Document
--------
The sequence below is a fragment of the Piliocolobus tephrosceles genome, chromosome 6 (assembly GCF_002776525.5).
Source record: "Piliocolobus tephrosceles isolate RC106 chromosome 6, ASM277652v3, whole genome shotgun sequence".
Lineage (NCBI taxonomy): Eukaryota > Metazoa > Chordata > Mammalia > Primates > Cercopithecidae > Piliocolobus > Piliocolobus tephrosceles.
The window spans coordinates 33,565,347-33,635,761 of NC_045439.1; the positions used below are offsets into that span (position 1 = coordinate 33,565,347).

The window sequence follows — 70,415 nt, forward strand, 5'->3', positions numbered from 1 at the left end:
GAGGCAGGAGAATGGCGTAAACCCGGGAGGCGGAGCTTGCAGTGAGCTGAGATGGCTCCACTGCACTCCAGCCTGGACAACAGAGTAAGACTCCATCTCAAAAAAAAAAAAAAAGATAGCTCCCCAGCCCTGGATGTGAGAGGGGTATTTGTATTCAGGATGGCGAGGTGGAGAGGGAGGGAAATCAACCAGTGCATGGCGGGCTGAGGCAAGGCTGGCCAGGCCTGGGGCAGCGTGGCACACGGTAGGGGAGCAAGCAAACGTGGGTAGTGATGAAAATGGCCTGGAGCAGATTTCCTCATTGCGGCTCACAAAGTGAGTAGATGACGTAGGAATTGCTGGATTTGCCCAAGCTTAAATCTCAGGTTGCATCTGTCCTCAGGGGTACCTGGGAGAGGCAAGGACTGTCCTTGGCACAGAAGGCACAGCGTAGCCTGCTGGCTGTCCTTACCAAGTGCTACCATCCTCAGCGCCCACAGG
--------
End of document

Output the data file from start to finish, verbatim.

The sequence below is a fragment of the Piliocolobus tephrosceles genome, chromosome 6 (assembly GCF_002776525.5).
Source record: "Piliocolobus tephrosceles isolate RC106 chromosome 6, ASM277652v3, whole genome shotgun sequence".
Lineage (NCBI taxonomy): Eukaryota > Metazoa > Chordata > Mammalia > Primates > Cercopithecidae > Piliocolobus > Piliocolobus tephrosceles.
The window spans coordinates 33,565,347-33,635,761 of NC_045439.1; the positions used below are offsets into that span (position 1 = coordinate 33,565,347).

The window sequence follows — 70,415 nt, forward strand, 5'->3', positions numbered from 1 at the left end:
GAGGCAGGAGAATGGCGTAAACCCGGGAGGCGGAGCTTGCAGTGAGCTGAGATGGCTCCACTGCACTCCAGCCTGGACAACAGAGTAAGACTCCATCTCAAAAAAAAAAAAAAAGATAGCTCCCCAGCCCTGGATGTGAGAGGGGTATTTGTATTCAGGATGGCGAGGTGGAGAGGGAGGGAAATCAACCAGTGCATGGCGGGCTGAGGCAAGGCTGGCCAGGCCTGGGGCAGCGTGGCACACGGTAGGGGAGCAAGCAAACGTGGGTAGTGATGAAAATGGCCTGGAGCAGATTTCCTCATTGCGGCTCACAAAGTGAGTAGATGACGTAGGAATTGCTGGATTTGCCCAAGCTTAAATCTCAGGTTGCATCTGTCCTCAGGGGTACCTGGGAGAGGCAAGGACTGTCCTTGGCACAGAAGGCACAGCGTAGCCTGCTGGCTGTCCTTACCAAGTGCTACCATCCTCAGCGCCCACAGG